Profiles of people associated with EPSRC including Fellows, Council members and EPSRC staff. Please use the filters to customise the listing on this page.
Jenny Cooper specialises in energy research and development management with particular focus on energy networks. She has over twenty five years' experience in innovation within the energy industry, with an initial focus on the electricity industry, developing into gas, short and long term strategic planning, environmental issues, new technology and increasingly all aspects of energy technology.
Jon holds The Wolfson Chair in Biomedical Engineering in the School of Engineering at the University of Glasgow. He has interests in the use of micro and nanotechnologies in the life sciences (particularly in the areas of drug delivery and medical diagnostics). His Fellowship is concerned with the use of phononic crystals to shape acoustic fields and create new microfluidic flows.
I am a condensed matter theorist, working on many-particle quantum systems. My work spans both the traditional solid-state setting of semiconductor materials and the field of ultra-cold atomic gases. I was awarded the 2007 Maxwell Medal and Prize by the Institute of Physics, and a Humboldt Research Award (2013).
Rachel Cooper OBE is Distinguished Professor of Design Management and Policy at Lancaster University, where she is also Chair of the Lancaster Institute for the Contemporary Arts and co-Director of ImaginationLancaster.
I studied Physics at Oxford before obtaining a PhD in Medical Physics from UCL. My research focuses on advancing fNIRS and optical imaging techniques, with an emphasis on neonatal clinical applications. Formerly a research fellow at Harvard, I returned to UCL to develop a specialized neonatal neuroimaging research group.
My main area of research is in the mathematical analysis of multi-scale phenomena; specifically in the areas of acoustics, continuum mechanics and electromagnetism. The aim of my work is to determine multi-scale models of value to the engineering and physics communities, rigorously justified mathematically.
With a background in pharmacology Karen has always had an interest in healthcare and in 2008 was appointed to a lectureship at Loughborough University within the Department of Chemical Engineering.
I am a mineralogist, geochemist and materials scientist, applying my skills to the long-term performance of nuclear waste. Previously, I was a Vice Chancellor's Fellow at the University of Sheffield. I am an avid science communicator, making films and writing about the wonderful applications of science & engineering research.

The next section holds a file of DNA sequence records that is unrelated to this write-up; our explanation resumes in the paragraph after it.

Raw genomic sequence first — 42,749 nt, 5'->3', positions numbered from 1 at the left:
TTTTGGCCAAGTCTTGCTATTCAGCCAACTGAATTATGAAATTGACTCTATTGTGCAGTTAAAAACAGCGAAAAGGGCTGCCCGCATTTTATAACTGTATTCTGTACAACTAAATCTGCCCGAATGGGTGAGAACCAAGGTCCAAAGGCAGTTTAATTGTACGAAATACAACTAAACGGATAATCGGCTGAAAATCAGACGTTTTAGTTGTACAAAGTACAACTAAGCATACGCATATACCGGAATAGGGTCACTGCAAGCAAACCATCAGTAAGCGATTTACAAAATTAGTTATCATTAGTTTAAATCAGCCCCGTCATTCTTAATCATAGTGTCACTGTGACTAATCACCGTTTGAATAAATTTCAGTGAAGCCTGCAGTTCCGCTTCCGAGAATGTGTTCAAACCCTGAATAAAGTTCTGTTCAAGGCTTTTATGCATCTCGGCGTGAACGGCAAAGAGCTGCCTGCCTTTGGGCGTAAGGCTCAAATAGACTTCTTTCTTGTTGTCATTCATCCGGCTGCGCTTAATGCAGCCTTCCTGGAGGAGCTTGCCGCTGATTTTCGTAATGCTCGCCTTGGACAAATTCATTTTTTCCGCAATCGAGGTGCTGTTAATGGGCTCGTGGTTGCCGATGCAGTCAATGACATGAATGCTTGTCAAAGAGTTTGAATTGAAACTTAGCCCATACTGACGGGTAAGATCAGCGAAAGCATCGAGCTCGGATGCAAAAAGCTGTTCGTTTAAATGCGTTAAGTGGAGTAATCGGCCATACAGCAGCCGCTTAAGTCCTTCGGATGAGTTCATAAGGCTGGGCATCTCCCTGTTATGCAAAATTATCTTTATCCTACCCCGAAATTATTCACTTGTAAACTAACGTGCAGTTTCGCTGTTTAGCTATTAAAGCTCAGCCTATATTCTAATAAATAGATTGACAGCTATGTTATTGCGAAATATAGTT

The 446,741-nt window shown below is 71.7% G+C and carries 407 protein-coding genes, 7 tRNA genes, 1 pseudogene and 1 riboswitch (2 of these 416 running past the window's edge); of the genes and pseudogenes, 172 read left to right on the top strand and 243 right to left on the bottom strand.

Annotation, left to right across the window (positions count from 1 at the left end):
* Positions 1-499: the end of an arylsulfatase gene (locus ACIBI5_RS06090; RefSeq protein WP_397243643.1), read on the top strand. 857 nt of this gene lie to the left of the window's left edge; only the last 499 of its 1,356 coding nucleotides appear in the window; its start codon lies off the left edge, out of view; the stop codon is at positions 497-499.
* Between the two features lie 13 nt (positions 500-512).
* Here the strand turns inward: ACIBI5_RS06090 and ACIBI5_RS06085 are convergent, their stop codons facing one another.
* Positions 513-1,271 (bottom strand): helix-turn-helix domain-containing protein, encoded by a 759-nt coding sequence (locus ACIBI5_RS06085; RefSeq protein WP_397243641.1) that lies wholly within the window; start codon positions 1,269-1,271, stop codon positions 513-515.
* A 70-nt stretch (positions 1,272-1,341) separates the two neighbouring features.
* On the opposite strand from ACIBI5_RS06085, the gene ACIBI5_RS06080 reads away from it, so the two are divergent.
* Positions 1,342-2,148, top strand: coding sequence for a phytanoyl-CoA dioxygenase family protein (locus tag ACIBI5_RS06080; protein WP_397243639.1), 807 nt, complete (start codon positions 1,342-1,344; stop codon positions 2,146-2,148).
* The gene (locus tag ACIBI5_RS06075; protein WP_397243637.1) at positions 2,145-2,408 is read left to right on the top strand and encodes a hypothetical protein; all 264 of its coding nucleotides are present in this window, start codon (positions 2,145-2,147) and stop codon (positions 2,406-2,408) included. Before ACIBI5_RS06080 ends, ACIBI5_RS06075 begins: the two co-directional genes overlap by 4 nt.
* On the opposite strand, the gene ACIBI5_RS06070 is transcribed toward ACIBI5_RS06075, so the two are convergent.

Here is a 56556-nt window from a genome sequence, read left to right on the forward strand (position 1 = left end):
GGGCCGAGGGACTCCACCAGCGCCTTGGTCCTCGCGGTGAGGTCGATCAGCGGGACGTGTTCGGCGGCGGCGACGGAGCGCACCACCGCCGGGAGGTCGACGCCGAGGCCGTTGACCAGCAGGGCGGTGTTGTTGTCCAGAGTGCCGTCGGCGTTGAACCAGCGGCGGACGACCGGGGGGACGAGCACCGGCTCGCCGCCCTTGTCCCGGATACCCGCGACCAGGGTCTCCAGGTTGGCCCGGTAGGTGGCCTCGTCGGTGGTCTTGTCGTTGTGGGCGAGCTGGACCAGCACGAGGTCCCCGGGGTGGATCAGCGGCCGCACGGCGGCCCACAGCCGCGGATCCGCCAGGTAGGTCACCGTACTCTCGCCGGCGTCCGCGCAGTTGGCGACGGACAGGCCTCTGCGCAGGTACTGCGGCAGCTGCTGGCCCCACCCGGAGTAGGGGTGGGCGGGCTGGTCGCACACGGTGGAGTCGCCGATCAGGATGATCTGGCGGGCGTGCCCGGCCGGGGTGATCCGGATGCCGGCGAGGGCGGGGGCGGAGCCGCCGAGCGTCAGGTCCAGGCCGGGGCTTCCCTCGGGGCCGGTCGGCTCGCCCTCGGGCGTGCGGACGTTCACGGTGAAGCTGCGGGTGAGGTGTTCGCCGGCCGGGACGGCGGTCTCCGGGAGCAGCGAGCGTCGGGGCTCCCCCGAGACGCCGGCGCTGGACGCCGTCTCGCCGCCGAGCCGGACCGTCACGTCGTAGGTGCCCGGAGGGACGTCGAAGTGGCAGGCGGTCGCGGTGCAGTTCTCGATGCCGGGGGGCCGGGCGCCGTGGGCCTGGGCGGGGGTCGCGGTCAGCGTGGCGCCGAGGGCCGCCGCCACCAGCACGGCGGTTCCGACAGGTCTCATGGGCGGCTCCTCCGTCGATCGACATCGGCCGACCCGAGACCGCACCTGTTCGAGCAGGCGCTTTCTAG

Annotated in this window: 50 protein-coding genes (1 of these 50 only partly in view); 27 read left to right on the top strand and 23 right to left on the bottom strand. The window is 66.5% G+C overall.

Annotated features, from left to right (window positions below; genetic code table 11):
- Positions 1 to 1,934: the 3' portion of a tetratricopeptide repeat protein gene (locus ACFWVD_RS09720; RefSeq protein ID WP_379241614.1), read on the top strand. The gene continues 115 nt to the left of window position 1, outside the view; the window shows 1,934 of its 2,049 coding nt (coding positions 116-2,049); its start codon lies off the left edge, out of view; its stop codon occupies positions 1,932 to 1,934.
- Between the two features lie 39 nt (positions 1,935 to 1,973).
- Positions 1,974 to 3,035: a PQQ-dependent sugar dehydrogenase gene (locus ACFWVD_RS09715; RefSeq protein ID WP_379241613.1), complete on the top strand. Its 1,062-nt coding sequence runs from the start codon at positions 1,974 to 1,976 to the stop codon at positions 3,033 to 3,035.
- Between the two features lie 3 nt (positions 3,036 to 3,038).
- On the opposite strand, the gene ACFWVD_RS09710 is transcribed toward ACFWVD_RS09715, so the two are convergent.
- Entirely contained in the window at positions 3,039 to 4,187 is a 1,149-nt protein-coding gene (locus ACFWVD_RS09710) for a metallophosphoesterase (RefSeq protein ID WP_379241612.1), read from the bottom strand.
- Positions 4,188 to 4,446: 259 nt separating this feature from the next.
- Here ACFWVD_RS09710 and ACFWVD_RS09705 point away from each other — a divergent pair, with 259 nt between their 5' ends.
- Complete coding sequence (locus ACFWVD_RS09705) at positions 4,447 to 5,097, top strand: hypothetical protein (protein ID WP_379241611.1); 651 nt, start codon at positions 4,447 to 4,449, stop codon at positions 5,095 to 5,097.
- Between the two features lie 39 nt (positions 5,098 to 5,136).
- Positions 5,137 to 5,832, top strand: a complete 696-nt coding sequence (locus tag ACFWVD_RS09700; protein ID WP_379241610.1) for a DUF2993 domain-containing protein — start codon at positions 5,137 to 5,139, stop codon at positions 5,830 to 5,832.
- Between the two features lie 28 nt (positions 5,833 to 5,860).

I studied Engineering Science at the University of Oxford and completed a PhD in Welding Engineering at Cranfield University. Currently, I am a post-doctoral researcher with the Solid Mechanics group at the University of Bristol and have interests in residual stress analysis, fracture mechanics, and structural integrity assessment.
Alex obtained his PhD in Chemistry in 2007 from the University of Nottingham. Following a postdoctoral position at Nottingham he moved to Imperial College London to study photoelectrochemical water splitting with Professor David Klug. In 2013 Alex was awarded an EPSRC early career fellowship on the topic of carbon dioxide reduction.
A sociologist by background, I work in an interdisciplinary design context to shape computing systems around people and the social organisation of everyday life. My interest in computing began during my PhD, which focused on exploring the relationship between ‘ethnography’ (the situated study of human action and interaction) and the development of human-centred computing systems and applications. My work has since spanned a variety of application domains including the workplace, creative industries, eScience, rural and digital economy, and the home. I was the first ethnographer to be honoured with the award of an Established Career Fellowship by the EPSRC and I hold the position of Professor of Computer Science at the University of Nottingham. I believe strongly in shaping future technologies around those whose lives are affected by them – citizens – and building solutions that demonstrably respond to their interests, needs and concerns.